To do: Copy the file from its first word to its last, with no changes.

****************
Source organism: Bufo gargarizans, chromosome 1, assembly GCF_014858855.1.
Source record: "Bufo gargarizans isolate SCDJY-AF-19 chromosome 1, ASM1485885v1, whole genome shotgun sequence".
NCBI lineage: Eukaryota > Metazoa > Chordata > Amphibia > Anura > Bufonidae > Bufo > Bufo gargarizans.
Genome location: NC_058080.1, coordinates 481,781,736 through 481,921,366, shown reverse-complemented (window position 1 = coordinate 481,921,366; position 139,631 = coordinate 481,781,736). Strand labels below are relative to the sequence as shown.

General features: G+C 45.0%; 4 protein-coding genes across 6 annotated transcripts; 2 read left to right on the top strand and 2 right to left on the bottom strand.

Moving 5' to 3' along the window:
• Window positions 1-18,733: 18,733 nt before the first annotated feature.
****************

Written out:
Source organism: Bufo gargarizans, chromosome 1, assembly GCF_014858855.1.
Source record: "Bufo gargarizans isolate SCDJY-AF-19 chromosome 1, ASM1485885v1, whole genome shotgun sequence".
NCBI lineage: Eukaryota > Metazoa > Chordata > Amphibia > Anura > Bufonidae > Bufo > Bufo gargarizans.
Genome location: NC_058080.1, coordinates 481,781,736 through 481,921,366, shown reverse-complemented (window position 1 = coordinate 481,921,366; position 139,631 = coordinate 481,781,736). Strand labels below are relative to the sequence as shown.

General features: G+C 45.0%; 4 protein-coding genes across 6 annotated transcripts; 2 read left to right on the top strand and 2 right to left on the bottom strand.

Moving 5' to 3' along the window:
• Window positions 1-18,733: 18,733 nt before the first annotated feature.